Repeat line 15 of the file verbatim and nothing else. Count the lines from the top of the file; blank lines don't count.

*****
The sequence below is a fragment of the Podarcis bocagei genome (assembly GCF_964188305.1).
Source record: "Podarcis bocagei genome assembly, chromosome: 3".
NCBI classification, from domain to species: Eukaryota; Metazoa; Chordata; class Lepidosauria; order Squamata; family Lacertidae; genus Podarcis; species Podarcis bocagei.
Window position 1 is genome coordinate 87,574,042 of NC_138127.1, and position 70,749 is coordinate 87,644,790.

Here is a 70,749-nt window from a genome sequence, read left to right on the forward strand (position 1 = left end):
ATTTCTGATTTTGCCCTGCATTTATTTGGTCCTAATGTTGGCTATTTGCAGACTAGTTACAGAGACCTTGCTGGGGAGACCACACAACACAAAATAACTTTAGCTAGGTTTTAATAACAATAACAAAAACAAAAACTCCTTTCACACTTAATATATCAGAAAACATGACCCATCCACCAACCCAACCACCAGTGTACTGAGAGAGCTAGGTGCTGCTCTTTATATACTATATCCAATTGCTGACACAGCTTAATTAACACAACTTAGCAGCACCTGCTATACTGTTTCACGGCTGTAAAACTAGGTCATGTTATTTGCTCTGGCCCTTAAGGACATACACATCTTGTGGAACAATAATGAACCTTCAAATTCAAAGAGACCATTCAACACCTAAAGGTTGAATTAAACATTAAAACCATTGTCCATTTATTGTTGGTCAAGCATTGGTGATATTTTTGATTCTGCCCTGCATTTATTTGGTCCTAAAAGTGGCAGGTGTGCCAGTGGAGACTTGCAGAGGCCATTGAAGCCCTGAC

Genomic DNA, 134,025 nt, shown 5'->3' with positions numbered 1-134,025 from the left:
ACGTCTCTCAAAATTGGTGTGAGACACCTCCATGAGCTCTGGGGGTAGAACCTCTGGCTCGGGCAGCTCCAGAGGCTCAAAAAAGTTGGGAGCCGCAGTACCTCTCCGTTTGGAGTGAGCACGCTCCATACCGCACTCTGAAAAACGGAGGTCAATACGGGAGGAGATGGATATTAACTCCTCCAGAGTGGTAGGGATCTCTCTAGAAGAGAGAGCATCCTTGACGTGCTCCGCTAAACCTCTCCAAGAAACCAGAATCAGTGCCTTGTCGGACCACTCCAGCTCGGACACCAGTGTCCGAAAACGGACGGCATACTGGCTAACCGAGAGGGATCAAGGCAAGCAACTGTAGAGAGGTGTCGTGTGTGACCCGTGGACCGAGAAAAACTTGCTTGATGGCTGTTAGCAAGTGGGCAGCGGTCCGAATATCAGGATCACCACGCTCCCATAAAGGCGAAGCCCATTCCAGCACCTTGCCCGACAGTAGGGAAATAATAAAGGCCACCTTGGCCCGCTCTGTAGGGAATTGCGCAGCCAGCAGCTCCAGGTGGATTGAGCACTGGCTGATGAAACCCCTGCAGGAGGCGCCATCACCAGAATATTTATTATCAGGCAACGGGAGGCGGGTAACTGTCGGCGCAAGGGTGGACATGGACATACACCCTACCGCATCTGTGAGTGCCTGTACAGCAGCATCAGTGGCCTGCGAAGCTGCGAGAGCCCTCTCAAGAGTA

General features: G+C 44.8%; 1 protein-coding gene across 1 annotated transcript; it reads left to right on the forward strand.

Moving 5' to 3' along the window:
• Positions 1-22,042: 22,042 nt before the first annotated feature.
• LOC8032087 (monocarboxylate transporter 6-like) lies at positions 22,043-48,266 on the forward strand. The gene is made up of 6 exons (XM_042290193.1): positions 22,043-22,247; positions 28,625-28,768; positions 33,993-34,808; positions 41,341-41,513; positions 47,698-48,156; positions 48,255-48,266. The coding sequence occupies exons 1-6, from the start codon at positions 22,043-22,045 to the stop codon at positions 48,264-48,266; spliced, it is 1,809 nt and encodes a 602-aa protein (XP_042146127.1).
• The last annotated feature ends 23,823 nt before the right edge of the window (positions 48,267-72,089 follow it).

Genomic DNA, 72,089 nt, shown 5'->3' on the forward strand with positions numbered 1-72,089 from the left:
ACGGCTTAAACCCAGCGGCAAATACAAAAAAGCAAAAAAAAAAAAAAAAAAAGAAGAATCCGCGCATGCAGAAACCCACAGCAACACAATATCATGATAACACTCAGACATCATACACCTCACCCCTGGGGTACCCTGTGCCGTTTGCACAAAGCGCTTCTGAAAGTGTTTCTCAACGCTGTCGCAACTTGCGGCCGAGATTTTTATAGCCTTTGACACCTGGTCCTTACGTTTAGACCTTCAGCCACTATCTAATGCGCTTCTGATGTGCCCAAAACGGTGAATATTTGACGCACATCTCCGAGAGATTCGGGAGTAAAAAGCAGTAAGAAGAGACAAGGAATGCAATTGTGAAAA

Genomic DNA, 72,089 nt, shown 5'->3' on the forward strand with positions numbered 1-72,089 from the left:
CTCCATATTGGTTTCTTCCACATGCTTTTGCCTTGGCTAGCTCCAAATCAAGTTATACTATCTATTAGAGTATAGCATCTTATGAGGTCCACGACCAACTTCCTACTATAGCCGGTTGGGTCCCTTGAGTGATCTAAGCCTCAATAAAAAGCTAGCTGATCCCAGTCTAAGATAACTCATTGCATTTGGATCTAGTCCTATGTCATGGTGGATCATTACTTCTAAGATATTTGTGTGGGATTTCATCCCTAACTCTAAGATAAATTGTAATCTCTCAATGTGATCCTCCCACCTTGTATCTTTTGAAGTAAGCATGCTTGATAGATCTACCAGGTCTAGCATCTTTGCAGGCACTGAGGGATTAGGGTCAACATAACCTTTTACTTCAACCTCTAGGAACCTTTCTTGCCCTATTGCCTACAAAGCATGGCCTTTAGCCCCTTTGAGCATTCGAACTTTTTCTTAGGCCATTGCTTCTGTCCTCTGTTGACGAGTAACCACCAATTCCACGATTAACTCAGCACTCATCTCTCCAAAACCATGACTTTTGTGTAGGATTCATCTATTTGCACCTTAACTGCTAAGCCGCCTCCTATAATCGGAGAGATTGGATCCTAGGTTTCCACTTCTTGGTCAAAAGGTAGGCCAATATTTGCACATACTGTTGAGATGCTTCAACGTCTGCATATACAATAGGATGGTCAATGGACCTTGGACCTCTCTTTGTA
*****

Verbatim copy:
ACGGCTTAAACCCAGCGGCAAATACAAAAAAGCAAAAAAAAAAAAAAAAAAAGAAGAATCCGCGCATGCAGAAACCCACAGCAACACAATATCATGATAACACTCAGACATCATACACCTCACCCCTGGGGTACCCTGTGCCGTTTGCACAAAGCGCTTCTGAAAGTGTTTCTCAACGCTGTCGCAACTTGCGGCCGAGATTTTTATAGCCTTTGACACCTGGTCCTTACGTTTAGACCTTCAGCCACTATCTAATGCGCTTCTGATGTGCCCAAAACGGTGAATATTTGACGCACATCTCCGAGAGATTCGGGAGTAAAAAGCAGTAAGAAGAGACAAGGAATGCAATTGTGAAAA